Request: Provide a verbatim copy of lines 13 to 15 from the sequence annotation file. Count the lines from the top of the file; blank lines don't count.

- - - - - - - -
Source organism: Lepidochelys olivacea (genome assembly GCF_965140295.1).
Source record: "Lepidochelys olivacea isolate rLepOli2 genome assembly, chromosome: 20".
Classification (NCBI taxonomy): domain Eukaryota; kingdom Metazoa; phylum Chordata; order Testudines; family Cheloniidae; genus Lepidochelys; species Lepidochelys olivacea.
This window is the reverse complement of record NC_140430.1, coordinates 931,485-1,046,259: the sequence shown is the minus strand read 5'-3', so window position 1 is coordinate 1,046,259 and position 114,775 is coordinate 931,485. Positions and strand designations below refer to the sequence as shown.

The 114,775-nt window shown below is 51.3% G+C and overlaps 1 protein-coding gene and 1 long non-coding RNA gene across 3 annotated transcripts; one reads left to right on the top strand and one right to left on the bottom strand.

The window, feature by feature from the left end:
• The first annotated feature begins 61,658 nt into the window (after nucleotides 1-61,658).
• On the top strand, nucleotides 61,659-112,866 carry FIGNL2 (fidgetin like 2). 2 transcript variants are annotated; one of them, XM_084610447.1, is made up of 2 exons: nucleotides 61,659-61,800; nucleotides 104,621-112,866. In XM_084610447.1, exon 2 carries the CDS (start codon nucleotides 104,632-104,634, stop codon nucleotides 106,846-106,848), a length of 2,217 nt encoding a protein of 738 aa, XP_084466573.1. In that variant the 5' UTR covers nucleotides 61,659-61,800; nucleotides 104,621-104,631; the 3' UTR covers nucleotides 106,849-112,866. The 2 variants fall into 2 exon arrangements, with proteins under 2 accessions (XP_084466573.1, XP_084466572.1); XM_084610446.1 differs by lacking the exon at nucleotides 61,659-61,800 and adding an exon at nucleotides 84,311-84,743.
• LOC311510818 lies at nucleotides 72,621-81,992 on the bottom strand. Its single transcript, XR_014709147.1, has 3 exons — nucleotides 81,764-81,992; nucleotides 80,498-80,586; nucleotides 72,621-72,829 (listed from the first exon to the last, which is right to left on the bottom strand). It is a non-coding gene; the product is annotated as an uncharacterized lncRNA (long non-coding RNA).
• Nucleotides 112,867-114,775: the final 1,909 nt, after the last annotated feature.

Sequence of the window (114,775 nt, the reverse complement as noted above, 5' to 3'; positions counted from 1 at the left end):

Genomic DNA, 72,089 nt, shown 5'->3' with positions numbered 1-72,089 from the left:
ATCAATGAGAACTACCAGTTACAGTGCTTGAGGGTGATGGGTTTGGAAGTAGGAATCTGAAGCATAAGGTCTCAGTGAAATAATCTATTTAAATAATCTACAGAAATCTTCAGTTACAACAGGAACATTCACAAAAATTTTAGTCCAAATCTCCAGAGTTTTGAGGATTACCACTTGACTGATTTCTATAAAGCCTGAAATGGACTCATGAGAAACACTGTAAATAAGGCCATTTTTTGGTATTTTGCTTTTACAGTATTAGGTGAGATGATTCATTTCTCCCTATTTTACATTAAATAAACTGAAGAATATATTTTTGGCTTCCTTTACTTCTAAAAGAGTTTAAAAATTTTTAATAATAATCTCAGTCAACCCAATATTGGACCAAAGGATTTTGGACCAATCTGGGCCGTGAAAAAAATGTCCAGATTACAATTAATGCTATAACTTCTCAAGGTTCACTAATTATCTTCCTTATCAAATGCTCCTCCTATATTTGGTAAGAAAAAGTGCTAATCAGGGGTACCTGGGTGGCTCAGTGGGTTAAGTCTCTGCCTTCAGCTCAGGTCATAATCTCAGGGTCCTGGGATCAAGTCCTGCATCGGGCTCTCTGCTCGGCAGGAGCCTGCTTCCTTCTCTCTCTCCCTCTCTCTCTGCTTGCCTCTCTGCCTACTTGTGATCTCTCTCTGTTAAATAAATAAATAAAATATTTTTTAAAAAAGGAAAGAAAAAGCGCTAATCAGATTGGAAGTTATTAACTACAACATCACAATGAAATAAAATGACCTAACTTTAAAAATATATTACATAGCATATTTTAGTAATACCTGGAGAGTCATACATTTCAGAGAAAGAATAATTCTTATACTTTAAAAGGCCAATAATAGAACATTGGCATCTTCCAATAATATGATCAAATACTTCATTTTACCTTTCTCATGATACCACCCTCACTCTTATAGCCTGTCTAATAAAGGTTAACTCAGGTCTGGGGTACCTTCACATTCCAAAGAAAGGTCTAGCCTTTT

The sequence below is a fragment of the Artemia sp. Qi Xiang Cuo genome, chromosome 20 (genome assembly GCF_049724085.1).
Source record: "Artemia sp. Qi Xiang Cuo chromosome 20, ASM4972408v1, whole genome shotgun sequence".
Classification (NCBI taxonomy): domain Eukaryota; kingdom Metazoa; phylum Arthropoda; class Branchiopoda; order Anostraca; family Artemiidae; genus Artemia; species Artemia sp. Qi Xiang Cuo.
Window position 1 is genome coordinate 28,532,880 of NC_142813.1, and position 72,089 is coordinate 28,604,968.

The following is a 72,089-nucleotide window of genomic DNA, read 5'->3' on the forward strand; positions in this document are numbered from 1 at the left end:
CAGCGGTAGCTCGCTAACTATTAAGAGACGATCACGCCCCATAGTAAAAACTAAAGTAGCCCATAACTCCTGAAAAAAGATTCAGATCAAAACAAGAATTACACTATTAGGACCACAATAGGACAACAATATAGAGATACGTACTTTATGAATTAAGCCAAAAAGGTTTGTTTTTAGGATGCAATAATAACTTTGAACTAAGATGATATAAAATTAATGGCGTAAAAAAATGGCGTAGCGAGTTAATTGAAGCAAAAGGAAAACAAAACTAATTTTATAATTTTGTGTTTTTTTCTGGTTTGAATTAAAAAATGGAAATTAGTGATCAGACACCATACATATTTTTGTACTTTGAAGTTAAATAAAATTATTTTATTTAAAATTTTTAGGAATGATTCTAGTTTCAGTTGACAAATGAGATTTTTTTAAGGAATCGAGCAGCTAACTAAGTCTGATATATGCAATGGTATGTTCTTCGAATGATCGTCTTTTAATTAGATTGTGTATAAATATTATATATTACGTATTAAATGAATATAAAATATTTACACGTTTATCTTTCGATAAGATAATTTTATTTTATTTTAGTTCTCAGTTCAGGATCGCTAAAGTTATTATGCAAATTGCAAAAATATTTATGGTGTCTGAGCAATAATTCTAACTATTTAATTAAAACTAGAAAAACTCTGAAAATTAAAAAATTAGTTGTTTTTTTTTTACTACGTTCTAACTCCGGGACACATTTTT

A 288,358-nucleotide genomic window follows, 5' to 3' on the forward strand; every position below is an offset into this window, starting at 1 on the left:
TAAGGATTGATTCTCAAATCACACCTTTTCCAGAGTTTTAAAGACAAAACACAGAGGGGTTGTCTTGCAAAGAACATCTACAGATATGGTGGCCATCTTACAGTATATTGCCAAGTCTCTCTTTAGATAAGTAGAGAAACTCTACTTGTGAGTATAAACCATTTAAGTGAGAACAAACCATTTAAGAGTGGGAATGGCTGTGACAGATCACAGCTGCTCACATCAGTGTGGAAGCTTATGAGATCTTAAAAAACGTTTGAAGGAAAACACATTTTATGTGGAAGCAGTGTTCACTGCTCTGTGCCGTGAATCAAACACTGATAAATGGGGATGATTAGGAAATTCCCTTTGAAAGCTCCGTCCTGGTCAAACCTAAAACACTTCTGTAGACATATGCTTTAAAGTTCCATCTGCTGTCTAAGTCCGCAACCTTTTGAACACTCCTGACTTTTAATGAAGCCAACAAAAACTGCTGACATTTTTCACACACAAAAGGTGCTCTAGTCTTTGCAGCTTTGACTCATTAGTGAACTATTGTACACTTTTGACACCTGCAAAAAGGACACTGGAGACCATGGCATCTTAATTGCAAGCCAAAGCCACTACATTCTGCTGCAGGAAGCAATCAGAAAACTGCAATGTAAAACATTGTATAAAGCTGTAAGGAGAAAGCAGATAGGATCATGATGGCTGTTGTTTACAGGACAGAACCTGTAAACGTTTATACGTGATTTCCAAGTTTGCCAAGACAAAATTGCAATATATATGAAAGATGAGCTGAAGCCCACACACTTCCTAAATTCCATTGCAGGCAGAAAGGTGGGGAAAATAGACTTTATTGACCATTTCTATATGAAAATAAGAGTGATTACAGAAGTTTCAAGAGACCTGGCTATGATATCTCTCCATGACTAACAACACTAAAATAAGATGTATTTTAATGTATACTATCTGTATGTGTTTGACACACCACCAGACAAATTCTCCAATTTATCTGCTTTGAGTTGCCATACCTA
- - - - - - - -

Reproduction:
ATCAATGAGAACTACCAGTTACAGTGCTTGAGGGTGATGGGTTTGGAAGTAGGAATCTGAAGCATAAGGTCTCAGTGAAATAATCTATTTAAATAATCTACAGAAATCTTCAGTTACAACAGGAACATTCACAAAAATTTTAGTCCAAATCTCCAGAGTTTTGAGGATTACCACTTGACTGATTTCTATAAAGCCTGAAATGGACTCATGAGAAACACTGTAAATAAGGCCATTTTTTGGTATTTTGCTTTTACAGTATTAGGTGAGATGATTCATTTCTCCCTATTTTACATTAAATAAACTGAAGAATATATTTTTGGCTTCCTTTACTTCTAAAAGAGTTTAAAAATTTTTAATAATAATCTCAGTCAACCCAATATTGGACCAAAGGATTTTGGACCAATCTGGGCCGTGAAAAAAATGTCCAGATTACAATTAATGCTATAACTTCTCAAGGTTCACTAATTATCTTCCTTATCAAATGCTCCTCCTATATTTGGTAAGAAAAAGTGCTAATCAGGGGTACCTGGGTGGCTCAGTGGGTTAAGTCTCTGCCTTCAGCTCAGGTCATAATCTCAGGGTCCTGGGATCAAGTCCTGCATCGGGCTCTCTGCTCGGCAGGAGCCTGCTTCCTTCTCTCTCTCCCTCTCTCTCTGCTTGCCTCTCTGCCTACTTGTGATCTCTCTCTGTTAAATAAATAAATAAAATATTTTTTAAAAAAGGAAAGAAAAAGCGCTAATCAGATTGGAAGTTATTAACTACAACATCACAATGAAATAAAATGACCTAACTTTAAAAATATATTACATAGCATATTTTAGTAATACCTGGAGAGTCATACATTTCAGAGAAAGAATAATTCTTATACTTTAAAAGGCCAATAATAGAACATTGGCATCTTCCAATAATATGATCAAATACTTCATTTTACCTTTCTCATGATACCACCCTCACTCTTATAGCCTGTCTAATAAAGGTTAACTCAGGTCTGGGGTACCTTCACATTCCAAAGAAAGGTCTAGCCTTTT

The sequence below is a fragment of the Artemia sp. Qi Xiang Cuo genome, chromosome 20 (genome assembly GCF_049724085.1).
Source record: "Artemia sp. Qi Xiang Cuo chromosome 20, ASM4972408v1, whole genome shotgun sequence".